|Cloyne Report Sparks Calls for Bishop to Quit
By Mark Tighe
December 20, 2008
Campaign groups are calling for Bishop John Magee to stand down after ‘damning’ report into allegations of sexual abuse by priests in Cloyne
THE minister of state for children has described the findings of the report into allegations of sexual abuse by priests in Cloyne as “damning”.
Barry Andrews said Bishop John Magee had apologised “with good reason” after the report by National Board for Safeguarding Children (NBSC), an organisation set up by the Catholic church, concluded that poor management had exposed “vulnerable young people to further harm”.
Magee said: “The safety of children is the priority for me and for the diocese of Cloyne. Whilst the allegations referred to in this report are not proven and this report makes no determination as to their veracity, nevertheless my intention is to alleviate those who have suffered in any way that I can.”
Campaign groups and opposition party TDs were unimpressed with the response. Sean Sherlock, a Labour deputy for Cork East, said: “Bishop Magee now has to seriously consider his position and decide whether he can retain the confidence of the people of Cloyne in the light of these disclosures.”
Colm O’Gorman, the director of Amnesty International Ireland and the former director of the One-in-Four victim support group, said he had no confidence in Magee. He said: “The report shows the person who had ultimate responsibility for child protection in this area has been shown to have failed absolutely in discharging that duty.
“It continues to be the case that the same bishop is responsible for the provision of education for the vast majority of children in that diocese.”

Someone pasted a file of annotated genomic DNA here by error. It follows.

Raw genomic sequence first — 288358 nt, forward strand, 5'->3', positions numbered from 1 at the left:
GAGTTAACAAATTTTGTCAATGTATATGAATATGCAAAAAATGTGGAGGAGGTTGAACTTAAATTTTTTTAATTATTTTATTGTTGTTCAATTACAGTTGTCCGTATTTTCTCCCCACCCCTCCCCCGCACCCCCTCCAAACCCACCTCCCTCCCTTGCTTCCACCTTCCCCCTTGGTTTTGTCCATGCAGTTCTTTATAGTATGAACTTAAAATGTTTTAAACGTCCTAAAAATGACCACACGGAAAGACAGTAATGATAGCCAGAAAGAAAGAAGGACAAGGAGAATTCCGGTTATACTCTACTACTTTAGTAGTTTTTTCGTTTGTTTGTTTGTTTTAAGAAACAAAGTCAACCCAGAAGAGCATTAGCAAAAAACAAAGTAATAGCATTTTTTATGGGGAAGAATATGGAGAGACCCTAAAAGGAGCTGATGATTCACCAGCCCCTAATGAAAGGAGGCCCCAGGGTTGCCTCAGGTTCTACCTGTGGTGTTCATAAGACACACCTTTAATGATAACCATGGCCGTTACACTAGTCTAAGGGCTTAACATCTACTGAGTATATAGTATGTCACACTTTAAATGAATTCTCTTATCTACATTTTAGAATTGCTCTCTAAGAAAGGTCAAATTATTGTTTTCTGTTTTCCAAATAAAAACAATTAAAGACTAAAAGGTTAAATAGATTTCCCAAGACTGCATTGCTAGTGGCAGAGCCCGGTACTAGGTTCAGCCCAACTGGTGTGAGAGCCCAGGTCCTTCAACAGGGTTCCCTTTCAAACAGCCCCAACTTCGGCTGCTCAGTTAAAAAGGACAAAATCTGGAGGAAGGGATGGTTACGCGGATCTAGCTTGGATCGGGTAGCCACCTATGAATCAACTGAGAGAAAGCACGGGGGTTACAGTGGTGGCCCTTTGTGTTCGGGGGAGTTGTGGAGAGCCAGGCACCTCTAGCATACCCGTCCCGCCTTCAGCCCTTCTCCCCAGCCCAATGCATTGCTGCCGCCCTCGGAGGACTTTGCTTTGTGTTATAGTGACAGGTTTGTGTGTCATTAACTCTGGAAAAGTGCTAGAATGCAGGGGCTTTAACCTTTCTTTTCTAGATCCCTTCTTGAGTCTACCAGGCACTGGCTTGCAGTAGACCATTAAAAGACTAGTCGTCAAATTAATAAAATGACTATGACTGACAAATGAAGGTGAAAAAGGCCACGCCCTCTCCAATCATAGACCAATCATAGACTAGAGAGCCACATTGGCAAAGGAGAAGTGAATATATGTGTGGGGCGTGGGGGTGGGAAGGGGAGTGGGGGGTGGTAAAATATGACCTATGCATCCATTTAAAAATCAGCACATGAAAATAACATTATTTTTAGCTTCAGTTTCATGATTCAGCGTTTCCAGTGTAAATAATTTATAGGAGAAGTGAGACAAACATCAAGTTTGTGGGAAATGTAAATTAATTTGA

O’Gorman said it was time for the state to take responsibility for ensuring child-protection measures were in place in schools around the country as the church had not learned from the 2005 Ferns report.
A spokeswoman for Andrews said the minister would wait for the publication of another report into Cloyne by the Health Service Executive before commenting further. The report was completed on December 4 but it cannot be published yet for legal reasons.
The NBSC inquiry examined how Cloyne dealt with a series of complaints of sexual abuse against two priests. One woman reported “Father B” for abuse in 1996 saying she had a year-long sexual relationship him and that she had seen him kissing her 14-year-old son.
Three other complaints of sexual abuse were made against this priest between 1995 and 1997, and in 2005 a woman claimed that she had sex with the priest from the age of 13. In 1998, Magee instructed the priest not to visit schools or to have children aged under 18 in his house.
The alleged victim of another priest is himself a priest.
Last week Louise O’Keeffe, 43, lost a Supreme Court case in which she attempted to prove that the state was liable for the sexual abuse she suffered in school. The court ruled that the state was not liable for the actions of the national school teacher who abused her as an eight-year-old.
O’Gorman said: “Last year the minister of education made it clear that each school is responsible for its own child protection and 90% of these operate under the direction of the local bishop. Yet here we are finding out yet again that bishops don’t take child protection seriously. Child protection has to be the primary responsibility of the state.
A spokesman for the Irish Catholic Bishops’ Conference said the hierarchy would not be issuing a statement on the Cloyne report.
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